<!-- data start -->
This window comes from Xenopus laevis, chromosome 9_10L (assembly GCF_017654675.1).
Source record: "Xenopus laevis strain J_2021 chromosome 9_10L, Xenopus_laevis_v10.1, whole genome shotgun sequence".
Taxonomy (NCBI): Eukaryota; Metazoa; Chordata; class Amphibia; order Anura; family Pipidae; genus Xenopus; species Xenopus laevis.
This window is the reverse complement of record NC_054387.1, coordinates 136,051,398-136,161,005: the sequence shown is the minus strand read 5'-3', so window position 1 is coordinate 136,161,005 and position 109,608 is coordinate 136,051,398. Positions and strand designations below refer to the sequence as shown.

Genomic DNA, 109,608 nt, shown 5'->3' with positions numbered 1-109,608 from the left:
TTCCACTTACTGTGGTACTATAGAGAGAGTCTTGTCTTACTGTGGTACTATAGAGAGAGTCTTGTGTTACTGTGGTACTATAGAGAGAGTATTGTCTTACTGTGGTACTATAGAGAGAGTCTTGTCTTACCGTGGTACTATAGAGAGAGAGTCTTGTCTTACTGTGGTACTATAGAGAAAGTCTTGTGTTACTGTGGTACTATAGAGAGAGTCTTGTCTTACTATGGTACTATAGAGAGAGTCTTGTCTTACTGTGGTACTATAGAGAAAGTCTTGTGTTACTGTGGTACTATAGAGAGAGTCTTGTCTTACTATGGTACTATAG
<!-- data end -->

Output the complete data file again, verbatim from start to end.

This window comes from Xenopus laevis, chromosome 9_10L (assembly GCF_017654675.1).
Source record: "Xenopus laevis strain J_2021 chromosome 9_10L, Xenopus_laevis_v10.1, whole genome shotgun sequence".
Taxonomy (NCBI): Eukaryota; Metazoa; Chordata; class Amphibia; order Anura; family Pipidae; genus Xenopus; species Xenopus laevis.
This window is the reverse complement of record NC_054387.1, coordinates 136,051,398-136,161,005: the sequence shown is the minus strand read 5'-3', so window position 1 is coordinate 136,161,005 and position 109,608 is coordinate 136,051,398. Positions and strand designations below refer to the sequence as shown.

Genomic DNA, 109,608 nt, shown 5'->3' with positions numbered 1-109,608 from the left:
TTCCACTTACTGTGGTACTATAGAGAGAGTCTTGTCTTACTGTGGTACTATAGAGAGAGTCTTGTGTTACTGTGGTACTATAGAGAGAGTATTGTCTTACTGTGGTACTATAGAGAGAGTCTTGTCTTACCGTGGTACTATAGAGAGAGAGTCTTGTCTTACTGTGGTACTATAGAGAAAGTCTTGTGTTACTGTGGTACTATAGAGAGAGTCTTGTCTTACTATGGTACTATAGAGAGAGTCTTGTCTTACTGTGGTACTATAGAGAAAGTCTTGTGTTACTGTGGTACTATAGAGAGAGTCTTGTCTTACTATGGTACTATAG